Mapping Lagoonal Features and Their Variability: Field Observations and Remote Sensing Implications
Lagoons have been historically important as sheltered sites of habitation providing access to both the land and the sea, comprising 15% of the world coastal zone, in which lakes, salt marshes, tropical mangroves, swamps and deltas are also included. Natural changes resulting from physical, chemical, geological, and biological factors and the influence of climatic changes will alter the essential character of the lagoon and hence the ecosystem. For example, excessive runoff due to flood during heavy rainfall may cause a chain of events like increase in sediment load leading to turbidity which tends to reduce sunlight penetration which in turn gives rise to lowered primary productivity. Long term unpredictable climatic variations such as tidal waves, hurricanes, cyclonic storms might also cause irreversible changes through sediment loading, alteration of flushing rates of lagoons and production processes (Fisher et al., 1972). So it is important that the maximum benefit from these areas be obtained without jeopardizing the future options or continued use.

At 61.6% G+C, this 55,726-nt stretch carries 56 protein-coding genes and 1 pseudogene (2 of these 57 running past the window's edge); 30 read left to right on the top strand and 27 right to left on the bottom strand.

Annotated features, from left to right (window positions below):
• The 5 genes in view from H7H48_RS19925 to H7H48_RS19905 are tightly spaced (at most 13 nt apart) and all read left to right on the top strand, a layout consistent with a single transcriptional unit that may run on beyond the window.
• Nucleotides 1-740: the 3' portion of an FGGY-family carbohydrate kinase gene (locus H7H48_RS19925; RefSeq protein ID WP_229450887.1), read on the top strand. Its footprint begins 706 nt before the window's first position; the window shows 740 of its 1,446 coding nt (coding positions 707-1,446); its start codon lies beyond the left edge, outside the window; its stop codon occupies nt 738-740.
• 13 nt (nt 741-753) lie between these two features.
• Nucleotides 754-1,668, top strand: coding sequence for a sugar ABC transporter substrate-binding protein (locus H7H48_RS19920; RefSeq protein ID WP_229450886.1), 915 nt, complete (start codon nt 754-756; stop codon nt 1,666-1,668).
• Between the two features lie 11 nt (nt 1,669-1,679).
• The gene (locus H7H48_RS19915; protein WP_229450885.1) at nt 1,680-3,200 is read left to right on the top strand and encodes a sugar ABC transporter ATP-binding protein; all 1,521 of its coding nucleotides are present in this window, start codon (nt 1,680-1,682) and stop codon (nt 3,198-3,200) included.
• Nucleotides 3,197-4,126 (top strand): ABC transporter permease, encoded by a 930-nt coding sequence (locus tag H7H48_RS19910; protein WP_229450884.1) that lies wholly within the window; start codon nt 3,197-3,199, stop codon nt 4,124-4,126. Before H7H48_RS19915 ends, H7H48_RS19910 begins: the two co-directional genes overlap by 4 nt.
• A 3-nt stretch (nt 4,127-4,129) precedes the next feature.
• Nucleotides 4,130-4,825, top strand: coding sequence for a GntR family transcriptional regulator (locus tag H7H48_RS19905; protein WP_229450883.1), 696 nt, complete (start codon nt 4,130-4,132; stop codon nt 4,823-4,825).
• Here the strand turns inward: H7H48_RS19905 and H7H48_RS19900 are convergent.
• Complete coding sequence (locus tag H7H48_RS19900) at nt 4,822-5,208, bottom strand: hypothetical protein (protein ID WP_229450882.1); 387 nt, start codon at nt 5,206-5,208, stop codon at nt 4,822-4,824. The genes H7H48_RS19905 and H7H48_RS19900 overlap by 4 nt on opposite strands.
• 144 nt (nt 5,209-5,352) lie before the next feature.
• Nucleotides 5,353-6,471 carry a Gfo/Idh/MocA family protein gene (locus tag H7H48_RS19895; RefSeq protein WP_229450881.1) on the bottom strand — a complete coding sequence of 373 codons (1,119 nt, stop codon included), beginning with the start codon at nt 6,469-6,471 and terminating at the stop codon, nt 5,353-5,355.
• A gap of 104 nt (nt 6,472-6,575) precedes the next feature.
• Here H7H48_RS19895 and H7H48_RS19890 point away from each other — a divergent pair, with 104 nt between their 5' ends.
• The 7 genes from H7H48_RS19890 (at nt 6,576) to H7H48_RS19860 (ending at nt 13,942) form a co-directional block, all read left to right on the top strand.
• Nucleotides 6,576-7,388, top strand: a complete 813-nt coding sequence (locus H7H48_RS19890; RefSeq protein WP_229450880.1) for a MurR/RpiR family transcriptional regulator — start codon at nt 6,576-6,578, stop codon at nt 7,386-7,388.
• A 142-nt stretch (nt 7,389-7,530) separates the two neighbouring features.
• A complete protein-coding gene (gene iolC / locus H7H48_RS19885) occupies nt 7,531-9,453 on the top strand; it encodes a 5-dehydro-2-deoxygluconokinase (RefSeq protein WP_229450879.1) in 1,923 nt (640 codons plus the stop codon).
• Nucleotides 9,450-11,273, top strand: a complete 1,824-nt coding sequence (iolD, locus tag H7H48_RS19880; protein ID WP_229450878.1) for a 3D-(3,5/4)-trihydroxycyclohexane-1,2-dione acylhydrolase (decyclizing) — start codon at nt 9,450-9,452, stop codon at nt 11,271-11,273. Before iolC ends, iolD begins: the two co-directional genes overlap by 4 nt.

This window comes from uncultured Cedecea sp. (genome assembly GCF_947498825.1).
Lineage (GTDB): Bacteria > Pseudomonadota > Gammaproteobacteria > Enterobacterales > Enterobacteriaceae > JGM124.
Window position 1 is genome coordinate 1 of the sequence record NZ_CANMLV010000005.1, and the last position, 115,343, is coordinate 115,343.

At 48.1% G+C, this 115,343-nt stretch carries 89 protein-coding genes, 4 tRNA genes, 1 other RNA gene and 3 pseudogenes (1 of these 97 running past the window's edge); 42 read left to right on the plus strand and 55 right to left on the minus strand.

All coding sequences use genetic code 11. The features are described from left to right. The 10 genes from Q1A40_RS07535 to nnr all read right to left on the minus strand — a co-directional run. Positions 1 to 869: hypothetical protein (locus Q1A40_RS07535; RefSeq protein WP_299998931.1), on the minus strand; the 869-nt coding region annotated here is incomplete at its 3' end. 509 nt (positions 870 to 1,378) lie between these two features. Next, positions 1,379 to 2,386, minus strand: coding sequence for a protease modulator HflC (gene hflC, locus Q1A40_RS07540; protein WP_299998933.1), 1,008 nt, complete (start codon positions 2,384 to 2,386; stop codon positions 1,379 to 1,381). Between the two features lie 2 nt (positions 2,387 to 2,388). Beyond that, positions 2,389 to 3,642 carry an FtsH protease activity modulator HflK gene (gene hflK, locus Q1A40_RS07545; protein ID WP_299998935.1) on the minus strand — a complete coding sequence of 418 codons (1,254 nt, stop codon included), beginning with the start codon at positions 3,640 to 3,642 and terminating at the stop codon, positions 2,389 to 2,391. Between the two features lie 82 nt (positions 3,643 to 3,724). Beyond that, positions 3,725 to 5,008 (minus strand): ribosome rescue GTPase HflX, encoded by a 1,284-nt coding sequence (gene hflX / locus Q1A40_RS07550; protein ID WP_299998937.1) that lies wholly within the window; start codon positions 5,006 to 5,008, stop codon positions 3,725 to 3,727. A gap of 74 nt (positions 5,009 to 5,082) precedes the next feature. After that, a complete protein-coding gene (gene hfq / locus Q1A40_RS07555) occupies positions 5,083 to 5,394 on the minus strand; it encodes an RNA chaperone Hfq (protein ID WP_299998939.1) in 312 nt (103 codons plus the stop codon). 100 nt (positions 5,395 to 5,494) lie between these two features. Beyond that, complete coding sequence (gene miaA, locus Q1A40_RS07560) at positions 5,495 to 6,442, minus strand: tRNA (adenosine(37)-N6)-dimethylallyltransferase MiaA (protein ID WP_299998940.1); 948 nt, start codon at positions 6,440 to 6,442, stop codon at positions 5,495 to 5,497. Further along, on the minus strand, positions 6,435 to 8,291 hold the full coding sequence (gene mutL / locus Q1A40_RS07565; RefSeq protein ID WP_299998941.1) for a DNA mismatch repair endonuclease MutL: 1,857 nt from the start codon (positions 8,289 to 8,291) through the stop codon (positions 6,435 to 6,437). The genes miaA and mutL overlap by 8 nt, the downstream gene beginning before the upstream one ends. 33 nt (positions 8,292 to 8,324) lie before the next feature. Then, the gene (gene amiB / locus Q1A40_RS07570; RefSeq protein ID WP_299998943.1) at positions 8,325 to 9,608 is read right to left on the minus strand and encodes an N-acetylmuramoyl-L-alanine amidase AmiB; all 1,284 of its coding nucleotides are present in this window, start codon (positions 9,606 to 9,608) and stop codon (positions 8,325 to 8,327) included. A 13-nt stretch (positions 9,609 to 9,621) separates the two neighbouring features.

KeywordsTotal Dissolve Solid Interannual Variability Total Suspend Solid Biological Oxygen Demand Secchi Depth
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